Review Essay: Christopher Columbus Langdell And The Public Law Curriculum, Peter L. Strauss Sep 2016

Review Essay: Christopher Columbus Langdell And The Public Law Curriculum, Peter L. Strauss

Journal of Legal Education

No abstract provided.


Apple Pay, Bitcoin, And Consumers: The Abcs Of Future Public Payments Law, Mark Edwin Burge Aug 2016

Apple Pay, Bitcoin, And Consumers: The Abcs Of Future Public Payments Law, Mark Edwin Burge

Faculty Scholarship

As technology rolls out ongoing and competing streams of payments innovation, exemplified by Apple Pay (mobile payments) and Bitcoin (cryptocurrency), the law governing these payments appears hopelessly behind the curve. The patchwork of state, federal, and private legal rules seems more worthy of condemnation than emulation. This Article argues, however, that the legal and market developments of the last several decades in payment systems provide compelling evidence of the most realistic and socially beneficial future for payments law. The paradigm of a comprehensive public law regulatory scheme for payment systems, exemplified by Articles 3 and 4 of the Uniform Commercial ...


Apple Pay, Bitcoin, And Consumers: The Abcs Of Future Public Payments Law, Mark Edwin Burge Jul 2016

Apple Pay, Bitcoin, And Consumers: The Abcs Of Future Public Payments Law, Mark Edwin Burge

Mark Edwin Burge

As technology rolls out ongoing and competing streams of payments innovation, exemplified by Apple Pay (mobile payments) and Bitcoin (cryptocurrency), the law governing these payments appears hopelessly behind the curve. The patchwork of state, federal, and private legal rules seems more worthy of condemnation than emulation. This Article argues, however, that the legal and market developments of the last several decades in payment systems provide compelling evidence of the most realistic and socially beneficial future for payments law. The paradigm of a comprehensive public law regulatory scheme for payment systems - exemplified by Articles 3 and 4 of the Uniform Commercial ...


Public Law Litigation In The U.S. And In Argentina: Lessons From A Comparative Study, Martin Oyhanarte Mar 2016

Public Law Litigation In The U.S. And In Argentina: Lessons From A Comparative Study, Martin Oyhanarte

Georgia Journal of International & Comparative Law

No abstract provided.


Embodying The Population: Five Decades Of Immigrant/Integration Policy In Sweden, Leila Brännström Oct 2015

Embodying The Population: Five Decades Of Immigrant/Integration Policy In Sweden, Leila Brännström

Leila Brännström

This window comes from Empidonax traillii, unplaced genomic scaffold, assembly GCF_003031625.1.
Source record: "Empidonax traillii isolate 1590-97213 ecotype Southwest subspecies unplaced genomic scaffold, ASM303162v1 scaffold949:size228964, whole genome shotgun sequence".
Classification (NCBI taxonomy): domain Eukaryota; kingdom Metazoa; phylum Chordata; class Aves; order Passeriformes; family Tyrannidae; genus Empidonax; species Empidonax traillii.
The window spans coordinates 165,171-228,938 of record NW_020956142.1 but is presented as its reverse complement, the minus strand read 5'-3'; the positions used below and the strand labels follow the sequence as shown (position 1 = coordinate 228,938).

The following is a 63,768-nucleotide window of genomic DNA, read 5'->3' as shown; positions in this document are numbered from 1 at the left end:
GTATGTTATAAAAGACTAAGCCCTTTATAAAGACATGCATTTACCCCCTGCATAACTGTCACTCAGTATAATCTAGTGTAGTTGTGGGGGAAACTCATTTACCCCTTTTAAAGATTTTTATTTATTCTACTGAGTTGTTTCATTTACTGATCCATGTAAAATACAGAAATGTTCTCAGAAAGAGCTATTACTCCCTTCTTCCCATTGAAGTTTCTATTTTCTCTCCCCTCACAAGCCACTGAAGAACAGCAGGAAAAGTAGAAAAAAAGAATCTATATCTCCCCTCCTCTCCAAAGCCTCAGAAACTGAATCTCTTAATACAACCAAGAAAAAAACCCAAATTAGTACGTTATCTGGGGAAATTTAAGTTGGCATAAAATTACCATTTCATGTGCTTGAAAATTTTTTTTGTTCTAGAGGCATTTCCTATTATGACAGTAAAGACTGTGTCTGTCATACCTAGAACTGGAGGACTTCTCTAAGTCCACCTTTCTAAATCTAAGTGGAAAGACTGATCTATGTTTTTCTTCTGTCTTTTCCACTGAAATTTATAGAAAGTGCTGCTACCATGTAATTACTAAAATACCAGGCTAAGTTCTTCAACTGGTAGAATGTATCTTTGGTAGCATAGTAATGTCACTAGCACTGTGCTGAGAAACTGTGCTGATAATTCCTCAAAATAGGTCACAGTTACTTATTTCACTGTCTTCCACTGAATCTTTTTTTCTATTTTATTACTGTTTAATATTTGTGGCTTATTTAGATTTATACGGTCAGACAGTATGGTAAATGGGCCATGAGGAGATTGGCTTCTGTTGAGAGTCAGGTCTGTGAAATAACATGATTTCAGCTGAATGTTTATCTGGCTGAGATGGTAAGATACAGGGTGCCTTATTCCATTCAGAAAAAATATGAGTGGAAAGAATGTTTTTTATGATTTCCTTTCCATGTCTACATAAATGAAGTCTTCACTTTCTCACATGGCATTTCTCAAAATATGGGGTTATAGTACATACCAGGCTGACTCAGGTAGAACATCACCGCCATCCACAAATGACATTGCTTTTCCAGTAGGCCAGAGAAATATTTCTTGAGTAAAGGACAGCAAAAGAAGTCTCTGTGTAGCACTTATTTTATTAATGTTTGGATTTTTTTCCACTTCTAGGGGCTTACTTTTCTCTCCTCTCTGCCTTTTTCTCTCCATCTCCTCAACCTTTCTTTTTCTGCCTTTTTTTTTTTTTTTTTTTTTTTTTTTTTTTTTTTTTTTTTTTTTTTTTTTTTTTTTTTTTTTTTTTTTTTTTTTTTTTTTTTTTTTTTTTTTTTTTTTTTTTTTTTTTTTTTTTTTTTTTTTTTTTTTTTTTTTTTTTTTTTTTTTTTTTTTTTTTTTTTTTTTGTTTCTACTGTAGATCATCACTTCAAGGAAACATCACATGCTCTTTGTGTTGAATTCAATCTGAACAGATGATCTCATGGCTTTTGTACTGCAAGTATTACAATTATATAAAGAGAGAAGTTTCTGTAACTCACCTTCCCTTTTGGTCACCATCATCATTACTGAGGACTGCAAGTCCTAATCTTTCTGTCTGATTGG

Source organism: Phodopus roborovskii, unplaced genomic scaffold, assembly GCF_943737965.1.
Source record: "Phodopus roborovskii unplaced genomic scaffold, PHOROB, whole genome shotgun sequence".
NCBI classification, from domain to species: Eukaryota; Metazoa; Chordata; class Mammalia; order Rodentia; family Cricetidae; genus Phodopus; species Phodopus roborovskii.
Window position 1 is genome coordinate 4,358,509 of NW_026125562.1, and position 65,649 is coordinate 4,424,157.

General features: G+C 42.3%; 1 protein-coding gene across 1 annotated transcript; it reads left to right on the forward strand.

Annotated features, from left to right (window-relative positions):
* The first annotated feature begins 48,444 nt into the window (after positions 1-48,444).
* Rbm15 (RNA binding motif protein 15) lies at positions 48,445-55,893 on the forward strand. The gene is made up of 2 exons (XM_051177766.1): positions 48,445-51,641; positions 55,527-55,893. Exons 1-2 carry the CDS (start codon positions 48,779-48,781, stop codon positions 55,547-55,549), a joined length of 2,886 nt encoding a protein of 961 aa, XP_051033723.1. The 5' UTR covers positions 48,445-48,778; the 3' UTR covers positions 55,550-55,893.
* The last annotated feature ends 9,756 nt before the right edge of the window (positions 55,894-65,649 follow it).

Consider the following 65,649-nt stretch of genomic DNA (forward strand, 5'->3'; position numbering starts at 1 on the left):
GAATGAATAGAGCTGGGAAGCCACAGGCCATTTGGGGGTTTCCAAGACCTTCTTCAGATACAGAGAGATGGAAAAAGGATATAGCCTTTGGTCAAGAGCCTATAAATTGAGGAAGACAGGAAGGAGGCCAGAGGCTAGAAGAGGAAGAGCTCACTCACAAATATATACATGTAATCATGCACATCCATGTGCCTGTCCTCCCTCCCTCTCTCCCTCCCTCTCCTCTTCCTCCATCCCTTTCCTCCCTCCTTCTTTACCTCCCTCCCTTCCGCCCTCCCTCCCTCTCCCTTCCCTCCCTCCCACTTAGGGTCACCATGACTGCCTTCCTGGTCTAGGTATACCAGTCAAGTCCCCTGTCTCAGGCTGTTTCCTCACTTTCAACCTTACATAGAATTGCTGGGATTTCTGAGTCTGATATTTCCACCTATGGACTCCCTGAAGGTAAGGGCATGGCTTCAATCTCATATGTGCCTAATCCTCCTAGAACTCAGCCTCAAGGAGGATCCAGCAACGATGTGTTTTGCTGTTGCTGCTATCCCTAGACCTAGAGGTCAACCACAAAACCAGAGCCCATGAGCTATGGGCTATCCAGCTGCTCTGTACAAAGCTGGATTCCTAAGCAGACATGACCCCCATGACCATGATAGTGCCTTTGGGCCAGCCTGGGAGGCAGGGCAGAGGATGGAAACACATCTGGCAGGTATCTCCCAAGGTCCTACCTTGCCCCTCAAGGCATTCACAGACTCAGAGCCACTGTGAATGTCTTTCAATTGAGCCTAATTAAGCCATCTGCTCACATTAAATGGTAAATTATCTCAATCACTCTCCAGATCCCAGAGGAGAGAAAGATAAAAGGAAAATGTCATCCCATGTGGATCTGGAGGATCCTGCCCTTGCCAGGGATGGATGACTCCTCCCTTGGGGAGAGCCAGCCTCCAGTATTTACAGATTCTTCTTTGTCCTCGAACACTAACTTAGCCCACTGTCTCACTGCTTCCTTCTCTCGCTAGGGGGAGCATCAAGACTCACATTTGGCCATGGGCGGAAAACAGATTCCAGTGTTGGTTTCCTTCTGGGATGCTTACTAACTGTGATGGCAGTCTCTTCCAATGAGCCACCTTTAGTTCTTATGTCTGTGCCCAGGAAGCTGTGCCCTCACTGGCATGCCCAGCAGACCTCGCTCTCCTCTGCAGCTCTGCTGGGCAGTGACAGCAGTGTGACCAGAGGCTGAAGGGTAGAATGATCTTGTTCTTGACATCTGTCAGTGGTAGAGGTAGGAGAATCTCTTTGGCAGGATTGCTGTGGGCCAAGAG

This article investigates the historical development and transformation of Swedish integration policy, including its predecessor immigrant policy, as a “biopolitics of the population”. “Biopolitics of the population” refers in this article to all governmental interventions targeting the population, or parts of it, with a view to producing a collective body of a particular quality and identity. Swedish integration policy is thus analyzed in order to answer questions such as: how has the population been embodied over time? How has the Swedish grammar of multiplicity and fragmentation changed? Which groups within the population have been considered to be in need of ...


Regulating Extraterritoriality: New Frontiers In Public Law, Danielle Ireland-Piper May 2015

Regulating Extraterritoriality: New Frontiers In Public Law, Danielle Ireland-Piper

Danielle Ireland-Piper

No abstract provided.


Public Law In A Comparative And Inter-Disciplinary Paradigm, Danielle Ireland-Piper May 2015

Public Law In A Comparative And Inter-Disciplinary Paradigm, Danielle Ireland-Piper

Danielle Ireland-Piper

No abstract provided.


Foreign Precedent In State Const Interpretation, Jonathan L. Marshfield Apr 2015

Foreign Precedent In State Const Interpretation, Jonathan L. Marshfield

Jonathan Marshfield

Americans are rightly proud that they created the first successful written constitutions. But constitutionalism is now an international phenomenon. Since the United States Constitution was ratified, there have been an estimated 879 constitutional systems adopted around the world. Some failed quickly, but others have endured and helped to stabilize volatile societies. Constitutionalism now has a rich international history, and the United States is one of many countries with a proud and meaningful constitutional tradition. It is not surprising, therefore, that American courts are sometimes caught “peeking abroad” to see what they might glean from other constitutional systems


Comparative Legal Traditions: Text, Materials, And Cases On Western Law. 3rd Edition., Paolo Carozza, Mary Glendon, Colin Picker Apr 2015

Comparative Legal Traditions: Text, Materials, And Cases On Western Law. 3rd Edition., Paolo Carozza, Mary Glendon, Colin Picker

Paolo G. Carozza

This new edition includes some significant revisions since the last edition was published in 1994. The new edition includes: A greater emphasis on Public Law in the Continental and Common law traditions; More coverage of the impact of the regional European law (EC EU and ECHR) on the legal traditions;Some updated Problems (including one concerning Mixed Jurisdictions); and Numerous updates to the Common Law Tradition materials in light of the many significant reforms in England over the last ten years.